Jonathan Little Hand of the Week:  Why the (Bluff) Sizing Matters

jonathan little bluff sizing

3 minutes

Last Updated: November 5, 2023

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It’s always fun to analyze poker hands, but it’s even more fun when you have the “hero” next to you to guide you through his thought process. For this particular hand, I was joined by JWIN himself, and we broke things down play by play.

The action started harmlessly enough, with JWIN raising to $20 from the button in a $2/$5 game with AQ. He only picks up the player named Phillip in the small blind, holding K10.

The interesting thing here is that the small blind shouldn’t have many calling hands in his range, as his default options should be to fold or 3-bet. So, the flat call does tell us a thing or two about his range, but it’s hard to say what exactly without knowing more about the specific opponent.

The Flop

The flop comes a favorable one for the preflop raiser as the dealer spreads AK5. The small blind checks and JWIN goes for a c-bet of $25.

I think that going for an even bigger bet here is fine, but this will depend on what you think your opponent’s calling range in the small blind looks like.

Some players might have quite a few aces and kings here, while some might only have hands like suited connectors.

The Turn

The 7 rolls off on the turn, and Phillip checks once again. JWIN bets once again, but he ups the ante this time, making it $80 to go.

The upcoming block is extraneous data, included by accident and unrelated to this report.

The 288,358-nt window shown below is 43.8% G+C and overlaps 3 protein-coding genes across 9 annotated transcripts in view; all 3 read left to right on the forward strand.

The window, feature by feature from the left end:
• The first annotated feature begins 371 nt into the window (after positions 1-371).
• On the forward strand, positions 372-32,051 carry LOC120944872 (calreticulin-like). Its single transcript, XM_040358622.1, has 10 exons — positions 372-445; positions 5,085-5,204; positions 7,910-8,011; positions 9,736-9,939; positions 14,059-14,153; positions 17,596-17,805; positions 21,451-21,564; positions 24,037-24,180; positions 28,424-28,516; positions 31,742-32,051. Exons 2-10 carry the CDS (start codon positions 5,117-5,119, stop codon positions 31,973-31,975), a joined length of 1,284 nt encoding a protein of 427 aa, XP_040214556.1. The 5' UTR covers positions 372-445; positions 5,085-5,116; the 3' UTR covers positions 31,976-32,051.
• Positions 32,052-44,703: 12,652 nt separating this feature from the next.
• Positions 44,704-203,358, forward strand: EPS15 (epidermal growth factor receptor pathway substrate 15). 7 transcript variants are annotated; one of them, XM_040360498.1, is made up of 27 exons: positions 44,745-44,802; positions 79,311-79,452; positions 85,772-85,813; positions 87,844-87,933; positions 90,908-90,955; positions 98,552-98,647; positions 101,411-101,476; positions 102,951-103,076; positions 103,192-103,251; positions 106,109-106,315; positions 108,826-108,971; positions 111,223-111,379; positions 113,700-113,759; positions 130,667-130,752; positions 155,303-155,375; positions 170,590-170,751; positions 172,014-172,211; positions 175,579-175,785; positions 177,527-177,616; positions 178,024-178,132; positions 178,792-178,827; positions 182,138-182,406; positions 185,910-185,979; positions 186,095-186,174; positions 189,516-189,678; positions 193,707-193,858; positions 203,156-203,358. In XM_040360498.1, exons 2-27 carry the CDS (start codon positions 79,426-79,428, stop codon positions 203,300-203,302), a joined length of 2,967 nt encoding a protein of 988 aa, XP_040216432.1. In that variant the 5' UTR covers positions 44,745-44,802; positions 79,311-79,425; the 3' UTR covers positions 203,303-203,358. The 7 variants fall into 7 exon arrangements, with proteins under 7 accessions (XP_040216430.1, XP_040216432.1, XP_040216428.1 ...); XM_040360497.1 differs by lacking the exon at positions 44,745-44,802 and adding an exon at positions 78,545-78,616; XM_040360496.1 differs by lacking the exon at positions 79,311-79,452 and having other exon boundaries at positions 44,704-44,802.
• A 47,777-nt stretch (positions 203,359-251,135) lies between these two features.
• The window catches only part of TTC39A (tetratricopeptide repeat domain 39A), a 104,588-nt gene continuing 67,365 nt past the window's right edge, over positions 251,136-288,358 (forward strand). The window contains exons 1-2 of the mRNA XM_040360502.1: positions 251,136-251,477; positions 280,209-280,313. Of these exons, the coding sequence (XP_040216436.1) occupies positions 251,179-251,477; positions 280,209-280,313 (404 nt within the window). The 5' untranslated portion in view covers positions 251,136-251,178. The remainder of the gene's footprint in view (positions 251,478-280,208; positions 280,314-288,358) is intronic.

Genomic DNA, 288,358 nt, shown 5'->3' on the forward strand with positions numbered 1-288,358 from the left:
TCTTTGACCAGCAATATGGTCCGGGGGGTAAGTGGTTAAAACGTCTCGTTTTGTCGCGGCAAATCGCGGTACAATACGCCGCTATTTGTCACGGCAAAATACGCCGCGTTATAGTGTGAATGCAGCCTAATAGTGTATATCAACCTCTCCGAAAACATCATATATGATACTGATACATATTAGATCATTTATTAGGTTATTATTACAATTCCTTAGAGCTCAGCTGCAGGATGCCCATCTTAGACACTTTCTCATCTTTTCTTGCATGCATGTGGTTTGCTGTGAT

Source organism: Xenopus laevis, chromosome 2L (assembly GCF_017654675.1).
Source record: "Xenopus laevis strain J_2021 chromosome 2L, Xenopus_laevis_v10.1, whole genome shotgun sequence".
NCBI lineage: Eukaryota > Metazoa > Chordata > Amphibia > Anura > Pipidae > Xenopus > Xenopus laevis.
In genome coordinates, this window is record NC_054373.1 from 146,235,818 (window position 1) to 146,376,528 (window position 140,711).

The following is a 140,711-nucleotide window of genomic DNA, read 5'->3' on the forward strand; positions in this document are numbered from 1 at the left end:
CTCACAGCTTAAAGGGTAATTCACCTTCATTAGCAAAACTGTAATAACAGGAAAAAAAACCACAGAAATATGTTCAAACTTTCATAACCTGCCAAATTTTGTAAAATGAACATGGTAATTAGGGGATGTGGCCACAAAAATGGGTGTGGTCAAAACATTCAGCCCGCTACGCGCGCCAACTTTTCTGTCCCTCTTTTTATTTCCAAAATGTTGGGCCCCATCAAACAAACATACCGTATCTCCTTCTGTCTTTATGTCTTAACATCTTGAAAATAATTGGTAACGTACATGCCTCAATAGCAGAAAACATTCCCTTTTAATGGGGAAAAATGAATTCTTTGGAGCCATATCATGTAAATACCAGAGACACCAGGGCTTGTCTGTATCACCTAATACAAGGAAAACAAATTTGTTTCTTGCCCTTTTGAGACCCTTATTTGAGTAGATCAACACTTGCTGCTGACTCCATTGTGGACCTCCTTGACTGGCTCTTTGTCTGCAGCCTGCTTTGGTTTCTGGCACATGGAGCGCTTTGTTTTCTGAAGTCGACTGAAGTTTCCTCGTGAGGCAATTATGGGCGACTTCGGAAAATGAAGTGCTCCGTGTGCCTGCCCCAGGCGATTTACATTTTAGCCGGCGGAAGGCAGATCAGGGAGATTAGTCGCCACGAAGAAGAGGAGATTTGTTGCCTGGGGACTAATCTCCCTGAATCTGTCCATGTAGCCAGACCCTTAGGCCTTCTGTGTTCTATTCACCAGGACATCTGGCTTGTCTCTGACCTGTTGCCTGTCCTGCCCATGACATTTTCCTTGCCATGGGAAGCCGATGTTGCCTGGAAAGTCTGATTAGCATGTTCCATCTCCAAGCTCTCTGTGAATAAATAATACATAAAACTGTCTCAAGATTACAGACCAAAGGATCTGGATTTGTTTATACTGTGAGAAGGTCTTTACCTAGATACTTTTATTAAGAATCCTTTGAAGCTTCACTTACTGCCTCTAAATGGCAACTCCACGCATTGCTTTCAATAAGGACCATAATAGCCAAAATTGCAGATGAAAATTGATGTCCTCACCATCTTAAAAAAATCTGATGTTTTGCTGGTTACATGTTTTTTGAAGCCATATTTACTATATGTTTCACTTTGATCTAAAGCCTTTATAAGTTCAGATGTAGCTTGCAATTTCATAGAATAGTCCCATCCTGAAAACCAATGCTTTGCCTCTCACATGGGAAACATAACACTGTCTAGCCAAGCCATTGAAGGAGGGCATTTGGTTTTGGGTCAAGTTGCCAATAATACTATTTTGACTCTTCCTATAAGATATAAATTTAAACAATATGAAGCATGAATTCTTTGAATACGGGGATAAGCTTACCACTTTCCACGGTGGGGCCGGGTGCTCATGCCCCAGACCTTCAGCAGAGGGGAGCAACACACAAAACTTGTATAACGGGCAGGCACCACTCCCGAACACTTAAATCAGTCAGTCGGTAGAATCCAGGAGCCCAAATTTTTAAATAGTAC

The reasoning here is good. When the player calls on the flop, they either have a decent draw (something like a gutshot with a backdoor flush draw) or a pair of aces or kings.

jonathan little sizing your bluffs

Of course, there are still some junk hands in their range that they’ll fold, but they’ll fold these hands to a smaller bet as well. So, by betting bigger, you’re targeting made hands and hands that picked up additional equity on the turn (like QJ).

The River

The river is where things get dicey as the final card of the deck is 10, completing a fair number of draws. To make things more complicated, the small blind now takes the initiative and bets out for $250, i.e., the size of the pot.

JWIN takes some time to go through his options and decides that the best route is to turn his hand into a bluff, as he’s holding two important blockers: A, blocking the nut flush, and Q, making it less likely Phillip has a straight.

It’s worth noting that the 10 is really an interesting card that the opponent shouldn’t be leading out on much, if at all. This card is likely to improve a lot of our draws from the flop, as well as made hands containing the A, which we’d play the same way.

There is no doubt in JWIN’s mind that the opponent is doing this with a value hand of some sort, but he also holds a couple of key cards, and he knows Phillip can’t have the nuts here. So, he goes for a raise and makes it a big one – $1,400!

I really like this sizing because if you’re going for a river raise here, you don’t want to give your opponent good odds and make it an easy call, especially when you know they have a relatively good hand.

In this spot, you’re pretty much representing flushes with this kind of a raise, so it makes sense to go for a large amount. But will it be enough to get your opponent to fold?

Would you fold in this particular spot, and do you think JWIN’s river went through, or did he light $1,400 on fire? Check out the video above to find out!

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